Make Some Noise For Mental Health Weekend a Success

Written By John Short

Students, staff and athletes at NAIT came together this past weekend to Make Some Noise for Mental Health an initiative powered by RBC and the ACAC. By Sunday evening, the entire event was declared a success, and the description was accurate.

 

The process occupied much of January, part of the ACAC's annual drive to focus attention on mental health. NAIT and its competitive partners kept the message at a prominent level, as usual, before the closing weekend.

RBC has stepped in as a major sponsor and had several representatives on hand in their distinctive blue shirts to greet spectators with noisemakers that included logos of all 16 ACAC institutions and a clear reminder that the Canadian Mental Health Association has been involved since the campaign began a few years ago.

NAIT athletic director John Bower made clear his pleasure that the drive continues to make progress.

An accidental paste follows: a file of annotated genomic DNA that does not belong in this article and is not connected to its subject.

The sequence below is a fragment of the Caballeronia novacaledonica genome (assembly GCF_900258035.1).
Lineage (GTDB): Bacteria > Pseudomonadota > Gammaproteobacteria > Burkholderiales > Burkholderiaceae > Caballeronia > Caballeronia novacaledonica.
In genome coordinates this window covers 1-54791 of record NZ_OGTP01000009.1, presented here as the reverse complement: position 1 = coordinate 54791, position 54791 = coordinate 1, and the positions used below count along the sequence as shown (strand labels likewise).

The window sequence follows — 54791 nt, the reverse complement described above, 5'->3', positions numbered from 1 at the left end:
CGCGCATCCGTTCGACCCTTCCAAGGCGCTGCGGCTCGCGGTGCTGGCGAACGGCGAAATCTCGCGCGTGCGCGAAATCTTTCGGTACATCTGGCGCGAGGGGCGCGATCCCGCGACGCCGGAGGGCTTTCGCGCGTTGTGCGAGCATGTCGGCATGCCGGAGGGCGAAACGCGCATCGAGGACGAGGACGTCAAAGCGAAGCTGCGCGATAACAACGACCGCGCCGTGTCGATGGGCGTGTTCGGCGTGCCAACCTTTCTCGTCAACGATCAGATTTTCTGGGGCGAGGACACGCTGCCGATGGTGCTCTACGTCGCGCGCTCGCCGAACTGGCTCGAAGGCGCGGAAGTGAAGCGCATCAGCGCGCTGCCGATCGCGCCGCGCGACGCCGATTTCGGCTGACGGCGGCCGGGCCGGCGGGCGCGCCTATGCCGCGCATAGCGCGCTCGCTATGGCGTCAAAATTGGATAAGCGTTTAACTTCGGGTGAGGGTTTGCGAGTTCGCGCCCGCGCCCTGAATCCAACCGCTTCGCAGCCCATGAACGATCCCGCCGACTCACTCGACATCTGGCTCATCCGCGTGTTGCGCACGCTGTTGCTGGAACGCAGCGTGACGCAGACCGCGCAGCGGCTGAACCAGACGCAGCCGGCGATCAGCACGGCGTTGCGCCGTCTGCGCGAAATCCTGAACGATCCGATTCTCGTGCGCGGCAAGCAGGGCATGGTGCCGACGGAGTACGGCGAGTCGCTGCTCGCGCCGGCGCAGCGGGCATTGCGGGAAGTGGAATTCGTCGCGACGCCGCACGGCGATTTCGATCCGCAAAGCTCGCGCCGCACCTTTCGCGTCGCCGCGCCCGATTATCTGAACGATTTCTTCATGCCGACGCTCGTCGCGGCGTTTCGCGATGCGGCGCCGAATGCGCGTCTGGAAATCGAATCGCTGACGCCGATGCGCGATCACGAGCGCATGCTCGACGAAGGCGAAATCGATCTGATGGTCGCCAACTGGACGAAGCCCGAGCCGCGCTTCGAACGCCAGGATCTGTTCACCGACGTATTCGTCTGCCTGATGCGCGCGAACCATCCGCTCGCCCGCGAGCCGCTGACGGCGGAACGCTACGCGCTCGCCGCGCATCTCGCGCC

"As a member of the ACAC, the NAIT Ooks understand the important role we can play in demystifying much of the stigma and other challenges attached to mental health issues," he said. "As some of the most visible students on campus, we choose to use our (athletic) platform to champion this issue."

He emphasized that the program is designed to show students and community that many services "are available on our campus to assist . . . those who may need help. Our 200 student-athletes are a part of the NAIT family. We want everyone to know it's a sign of strength, tremendous strength when someone asks for help.

"We hope the support and positive energy our student-athletes have for the RBC Make Noise for Mental Health and other events will provide an opportunity for those who struggle with mental illness to find the courage to come forward."

Men's volleyball coach Doug Anton, whose Ooks split in their weekend clashes with first-place Keyano, pointed out that timing is right and NAIT's demographic adds some depth to the vital project. "Students about the age of our players are more aware of this than a lot of us were only a few years ago.

"This a great platform for all of us to deliver the message that we know how important it is to keep finding ways to fight for mental health."